Marianne: The ego mind both professes its desire for love and does everything possible to repel it, or if it gets here anyway, to sabotage it. That is why dealing with issues like control, anger, and neediness is the most important work in preparing ourselves for love.
No one is longing to meet a desperate needy, angry, withholding, controlling person. If your beloved is out there they can't pick up your signals if you're dwelling in those spaces within yourself. That's number one.
Number two: Spirituality is about the intersection of the human and the divine. So not only is there inner work to be done, there's also outer work to be done. You might open the door to your own house or apartment and take a brutally honest look: Is this someplace that would feel like home? That would feel comfortable and comforting to the person with whom I desire a romantic attachment?
There are so many assaults on the dimensions of love these days. From computers and televisions that are on all day, to various electronic equipment that we keep in the bedroom, treadmills in the bedroom, and so forth. We arrogantly assume that the nervous system doesn't really need to be coaxed into romance. That romance comes from some other place.
Well, if you're under thirty years old, that might be true, because evolution over millions of years has invested a lot of hormonal power into your wanting to have sex no matter what the environment is, just so that the species can procreate.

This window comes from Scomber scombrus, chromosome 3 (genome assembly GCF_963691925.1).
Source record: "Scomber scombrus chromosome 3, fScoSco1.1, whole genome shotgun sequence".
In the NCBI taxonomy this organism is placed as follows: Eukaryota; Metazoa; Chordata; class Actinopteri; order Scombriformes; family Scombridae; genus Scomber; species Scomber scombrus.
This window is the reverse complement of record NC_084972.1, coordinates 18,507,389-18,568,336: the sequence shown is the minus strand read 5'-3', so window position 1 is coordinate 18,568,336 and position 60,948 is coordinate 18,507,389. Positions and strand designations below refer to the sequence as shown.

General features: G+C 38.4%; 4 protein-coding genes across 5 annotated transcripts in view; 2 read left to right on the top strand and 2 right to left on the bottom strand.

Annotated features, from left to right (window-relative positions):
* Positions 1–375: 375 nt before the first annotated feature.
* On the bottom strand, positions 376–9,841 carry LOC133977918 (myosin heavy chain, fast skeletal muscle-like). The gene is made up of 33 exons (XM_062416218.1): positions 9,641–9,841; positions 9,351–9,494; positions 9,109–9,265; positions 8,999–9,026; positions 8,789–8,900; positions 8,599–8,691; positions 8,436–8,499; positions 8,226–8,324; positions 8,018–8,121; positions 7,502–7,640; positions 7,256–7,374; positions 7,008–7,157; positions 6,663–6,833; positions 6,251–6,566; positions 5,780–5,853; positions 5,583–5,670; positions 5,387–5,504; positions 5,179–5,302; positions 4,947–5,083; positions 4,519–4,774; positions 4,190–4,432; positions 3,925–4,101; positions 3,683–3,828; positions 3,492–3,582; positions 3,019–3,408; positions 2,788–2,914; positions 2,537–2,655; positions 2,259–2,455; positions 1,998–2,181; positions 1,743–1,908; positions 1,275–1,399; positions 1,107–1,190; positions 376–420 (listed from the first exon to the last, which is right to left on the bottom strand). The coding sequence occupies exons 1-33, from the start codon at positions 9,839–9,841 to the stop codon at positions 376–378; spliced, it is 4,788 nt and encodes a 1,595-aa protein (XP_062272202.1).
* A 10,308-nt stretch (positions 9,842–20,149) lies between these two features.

After about thirty, nature has gone on to better candidates and we become more personally responsible for creating both internal and external environments that foster romantic and erotic love.
So many of us have not attended to the deeper issues in ourselves; in our minds, our hearts, and in our external manifestations that keep love at bay. We instead concentrate on making a list of what we're looking for in another person. We would be better off making a list of the aspects of our own lives that we can either point to as places where we are prepared for love, or point to and recognize as places where we still need work.
Ken: So, in a way, you're saying "Start right where you live, right in your home.
Marianne: Inside and outside. One of the problems we have is that Madison Avenue has suggested that this would cost money. The ego says, "I don't have time to cultivate romance." Or, "I don't have the energy." Or, "I don't have the money."
It doesn't take money to have a beautiful robe. It doesn't take a lot of money to put fresh flowers in the house. It doesn't take money to turn off the television and cultivate real bonding time.
And even though modern life in many ways is nothing short of exhausting, we need to take responsibility for what is necessary to combat the stress and exhaustion of modern life.
There are serious lifestyle decisions to be made if you wish romance in your life. And it's not that those issues are difficult so much as that they are different. The ego would call them silly, even cheesy:
"Candlelight, really? Soft music, really? Take the food out of the plastic container, really? Pick up the clothes off the floor, really?"